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Hi guys, as a vegetarian transitioning to vegan, I'm taking it slow and taking things out of my diet. I no longer drink milk but I'm slowly letting go of cheese. My fiance and I have decided that we'll no longer eat cheese that has rennet in it, I was wondering if anyone knew of a good resource for determining which cheeses have rennet and which do not. Thanks!
 

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Discussion Starter · #3 ·
thanks skarrlett! I try to buy vegan cheeses while at home. But I'm going on a trip shortly, and as a vegetarian transitioning to vegan, i wont eat cheese with rennet, but if presented with very few choices on the road, I'd like to be educated on which types of cheese do not use rennet.
 

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Discussion Starter · #5 ·
Tearhsong2, great to see you here! Thanks for the links, that's exactly what I was looking for. Have a great day, and take care!
 

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doesn't galexy foods make botha vegetarain and vegan soy cheese. make sure you get the vetgan one (it's purple) rather than the vegetarian one 9green),
 

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(some) organic chees has vegetable rennet and it says so on the cheese.

In England some cheese is made with a "synthetic" rennet.

I forgot the name, but it is geneticly engeneerd.
 

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My friend is a student of chesse technology, surly the most exciting course in the world i know :p and she tells me that practically all mass produced chesse are used using the gentically modified microbial enzyme, that we consider to be vegetarian rennet.

According to her they splice the animal dna that has the chessemaking properties onto this fungus Dna and grow the rennet from there.
 

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"My friend is a student of chesse technology, surly the most exciting course in the world i know :p and she tells me that practically all mass produced chesse are used using the gentically modified microbial enzyme, that we consider to be vegetarian rennet."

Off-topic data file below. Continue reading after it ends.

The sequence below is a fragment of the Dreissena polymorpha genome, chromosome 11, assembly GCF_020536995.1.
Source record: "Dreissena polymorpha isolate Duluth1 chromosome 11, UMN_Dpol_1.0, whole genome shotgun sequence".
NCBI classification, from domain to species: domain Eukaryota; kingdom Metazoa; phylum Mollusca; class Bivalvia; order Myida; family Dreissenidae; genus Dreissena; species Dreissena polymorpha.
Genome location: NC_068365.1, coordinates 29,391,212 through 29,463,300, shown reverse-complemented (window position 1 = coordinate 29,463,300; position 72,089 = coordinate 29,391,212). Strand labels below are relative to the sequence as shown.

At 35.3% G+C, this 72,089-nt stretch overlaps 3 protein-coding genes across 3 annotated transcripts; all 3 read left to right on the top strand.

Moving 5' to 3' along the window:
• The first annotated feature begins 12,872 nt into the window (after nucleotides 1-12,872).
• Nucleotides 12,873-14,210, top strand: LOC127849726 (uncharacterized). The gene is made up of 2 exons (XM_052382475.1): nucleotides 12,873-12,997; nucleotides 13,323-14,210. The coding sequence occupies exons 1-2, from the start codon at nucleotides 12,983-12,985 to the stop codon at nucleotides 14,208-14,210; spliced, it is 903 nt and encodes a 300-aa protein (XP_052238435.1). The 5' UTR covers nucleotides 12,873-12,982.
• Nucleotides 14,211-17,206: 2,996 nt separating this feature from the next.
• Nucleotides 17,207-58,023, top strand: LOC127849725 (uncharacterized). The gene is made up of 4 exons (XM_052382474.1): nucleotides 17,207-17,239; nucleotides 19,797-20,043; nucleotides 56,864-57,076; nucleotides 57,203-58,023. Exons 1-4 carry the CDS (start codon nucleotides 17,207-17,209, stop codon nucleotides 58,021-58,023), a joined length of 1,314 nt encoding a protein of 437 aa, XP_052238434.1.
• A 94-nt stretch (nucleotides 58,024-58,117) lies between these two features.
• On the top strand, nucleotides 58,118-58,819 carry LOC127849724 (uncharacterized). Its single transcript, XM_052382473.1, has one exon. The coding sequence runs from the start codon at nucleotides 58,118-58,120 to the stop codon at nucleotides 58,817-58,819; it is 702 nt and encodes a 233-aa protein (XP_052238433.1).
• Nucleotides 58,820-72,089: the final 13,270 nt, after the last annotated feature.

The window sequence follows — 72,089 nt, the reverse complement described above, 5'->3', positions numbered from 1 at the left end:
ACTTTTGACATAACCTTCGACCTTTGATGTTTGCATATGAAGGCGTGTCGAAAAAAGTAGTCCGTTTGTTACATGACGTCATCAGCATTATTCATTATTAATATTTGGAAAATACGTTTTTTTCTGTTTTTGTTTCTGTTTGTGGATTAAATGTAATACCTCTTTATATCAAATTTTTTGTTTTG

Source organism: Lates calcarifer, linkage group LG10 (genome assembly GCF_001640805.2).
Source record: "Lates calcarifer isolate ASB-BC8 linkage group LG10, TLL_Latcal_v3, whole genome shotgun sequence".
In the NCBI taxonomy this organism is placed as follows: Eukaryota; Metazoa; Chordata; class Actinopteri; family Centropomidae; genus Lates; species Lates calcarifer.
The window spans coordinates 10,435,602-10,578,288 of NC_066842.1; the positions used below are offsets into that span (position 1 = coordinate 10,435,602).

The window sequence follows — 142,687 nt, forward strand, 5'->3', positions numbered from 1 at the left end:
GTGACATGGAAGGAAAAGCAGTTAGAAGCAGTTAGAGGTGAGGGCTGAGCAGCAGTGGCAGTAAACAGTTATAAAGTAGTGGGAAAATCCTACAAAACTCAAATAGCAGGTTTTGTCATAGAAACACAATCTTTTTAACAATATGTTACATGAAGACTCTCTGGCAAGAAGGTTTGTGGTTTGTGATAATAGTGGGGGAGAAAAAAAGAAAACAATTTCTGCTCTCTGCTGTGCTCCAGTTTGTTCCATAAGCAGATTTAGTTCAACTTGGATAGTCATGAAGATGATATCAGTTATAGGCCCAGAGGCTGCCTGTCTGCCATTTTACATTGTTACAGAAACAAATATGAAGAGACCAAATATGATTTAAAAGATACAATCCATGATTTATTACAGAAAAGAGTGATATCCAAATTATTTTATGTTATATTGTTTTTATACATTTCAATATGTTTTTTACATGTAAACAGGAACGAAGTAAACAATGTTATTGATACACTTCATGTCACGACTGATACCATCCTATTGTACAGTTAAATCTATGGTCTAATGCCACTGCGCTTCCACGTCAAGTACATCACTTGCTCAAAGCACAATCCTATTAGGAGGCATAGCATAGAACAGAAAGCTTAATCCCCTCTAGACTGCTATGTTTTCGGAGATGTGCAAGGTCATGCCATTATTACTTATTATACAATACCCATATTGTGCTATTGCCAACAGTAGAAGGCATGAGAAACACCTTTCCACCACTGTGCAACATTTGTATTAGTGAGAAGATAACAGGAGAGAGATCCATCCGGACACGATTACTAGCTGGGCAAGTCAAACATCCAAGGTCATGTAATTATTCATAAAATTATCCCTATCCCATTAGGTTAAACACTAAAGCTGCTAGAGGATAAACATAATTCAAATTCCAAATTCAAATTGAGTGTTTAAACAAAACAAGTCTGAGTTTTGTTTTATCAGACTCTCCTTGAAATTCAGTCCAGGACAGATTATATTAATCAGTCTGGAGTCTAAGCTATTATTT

If by mass-produced you mean "american cheese-food slices" or "Velveeta" -- then artificial rennets are used. "Real" cheeses such as real Swiss, real cheddar, real blue cheeze, gorgonzola, parmesan, roqueforte, muenster, etc, all use real rennet, made from real baby cows of nursing age.

Artificial rennets have long been in use and genetic engeneering is not necessary to produce them. I believe the necessary enzymes are simply derived from chemically modified soy proteins.

Kosher cheeses use either no rennet, or artificial rennet not made from slaughtered animals. Since kosher laws forbid the mixing of milk products and "flesh" products, slaughter products, in the same food item. If a cheese is labeled "kosher" you can be assured that their are no slaughter products in it. If it is a kind of cheese that requires rennet, the rennet used will be artificial rennet derived from non-animal sources.

"It all depends on the brand of the cheese, rather than the type of cheese. "

Certain types of cheese require either real or artificial rennet, and others don't. Simple unaged cheeses such as cottage cheese, cream cheese, and farmer cheese, that are largely just coagulated milk (ie, casein) don't require rennet. Aged cheeses such as swiss or muenster, require some kind of rennet.

Rennet is generally used in substantial quantities in cheesemaking. It isn't like preservatives or colors where just tiny amounts are used. You need a nice handful of rennet for few gallons of cheese.